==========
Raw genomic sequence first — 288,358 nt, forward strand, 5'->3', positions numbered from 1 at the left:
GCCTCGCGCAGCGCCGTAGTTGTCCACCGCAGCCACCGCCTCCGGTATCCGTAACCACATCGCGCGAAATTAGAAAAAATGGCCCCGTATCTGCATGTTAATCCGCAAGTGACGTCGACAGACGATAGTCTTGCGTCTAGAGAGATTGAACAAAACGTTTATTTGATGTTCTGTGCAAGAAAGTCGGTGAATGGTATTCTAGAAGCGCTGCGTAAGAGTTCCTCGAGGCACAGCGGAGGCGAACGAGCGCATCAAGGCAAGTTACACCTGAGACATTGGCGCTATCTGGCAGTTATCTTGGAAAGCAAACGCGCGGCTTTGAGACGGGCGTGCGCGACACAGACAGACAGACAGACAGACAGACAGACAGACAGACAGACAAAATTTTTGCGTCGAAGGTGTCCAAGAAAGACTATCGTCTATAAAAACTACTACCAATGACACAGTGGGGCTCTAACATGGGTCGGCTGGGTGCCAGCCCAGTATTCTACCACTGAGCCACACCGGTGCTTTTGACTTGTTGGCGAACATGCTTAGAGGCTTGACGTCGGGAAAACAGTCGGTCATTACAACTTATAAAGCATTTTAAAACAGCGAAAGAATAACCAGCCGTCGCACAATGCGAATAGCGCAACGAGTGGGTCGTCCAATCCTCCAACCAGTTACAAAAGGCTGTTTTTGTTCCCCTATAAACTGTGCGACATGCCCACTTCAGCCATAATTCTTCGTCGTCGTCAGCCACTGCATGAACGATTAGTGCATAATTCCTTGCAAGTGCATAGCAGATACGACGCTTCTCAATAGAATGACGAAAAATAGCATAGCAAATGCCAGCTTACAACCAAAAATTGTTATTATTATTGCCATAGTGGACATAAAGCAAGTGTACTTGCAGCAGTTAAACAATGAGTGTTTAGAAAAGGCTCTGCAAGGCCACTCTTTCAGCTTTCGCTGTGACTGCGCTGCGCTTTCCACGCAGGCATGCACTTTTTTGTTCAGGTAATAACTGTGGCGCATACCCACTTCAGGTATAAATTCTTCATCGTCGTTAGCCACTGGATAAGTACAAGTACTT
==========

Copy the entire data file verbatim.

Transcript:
Raw genomic sequence first — 288,358 nt, forward strand, 5'->3', positions numbered from 1 at the left:
GCCTCGCGCAGCGCCGTAGTTGTCCACCGCAGCCACCGCCTCCGGTATCCGTAACCACATCGCGCGAAATTAGAAAAAATGGCCCCGTATCTGCATGTTAATCCGCAAGTGACGTCGACAGACGATAGTCTTGCGTCTAGAGAGATTGAACAAAACGTTTATTTGATGTTCTGTGCAAGAAAGTCGGTGAATGGTATTCTAGAAGCGCTGCGTAAGAGTTCCTCGAGGCACAGCGGAGGCGAACGAGCGCATCAAGGCAAGTTACACCTGAGACATTGGCGCTATCTGGCAGTTATCTTGGAAAGCAAACGCGCGGCTTTGAGACGGGCGTGCGCGACACAGACAGACAGACAGACAGACAGACAGACAGACAGACAGACAAAATTTTTGCGTCGAAGGTGTCCAAGAAAGACTATCGTCTATAAAAACTACTACCAATGACACAGTGGGGCTCTAACATGGGTCGGCTGGGTGCCAGCCCAGTATTCTACCACTGAGCCACACCGGTGCTTTTGACTTGTTGGCGAACATGCTTAGAGGCTTGACGTCGGGAAAACAGTCGGTCATTACAACTTATAAAGCATTTTAAAACAGCGAAAGAATAACCAGCCGTCGCACAATGCGAATAGCGCAACGAGTGGGTCGTCCAATCCTCCAACCAGTTACAAAAGGCTGTTTTTGTTCCCCTATAAACTGTGCGACATGCCCACTTCAGCCATAATTCTTCGTCGTCGTCAGCCACTGCATGAACGATTAGTGCATAATTCCTTGCAAGTGCATAGCAGATACGACGCTTCTCAATAGAATGACGAAAAATAGCATAGCAAATGCCAGCTTACAACCAAAAATTGTTATTATTATTGCCATAGTGGACATAAAGCAAGTGTACTTGCAGCAGTTAAACAATGAGTGTTTAGAAAAGGCTCTGCAAGGCCACTCTTTCAGCTTTCGCTGTGACTGCGCTGCGCTTTCCACGCAGGCATGCACTTTTTTGTTCAGGTAATAACTGTGGCGCATACCCACTTCAGGTATAAATTCTTCATCGTCGTTAGCCACTGGATAAGTACAAGTACTT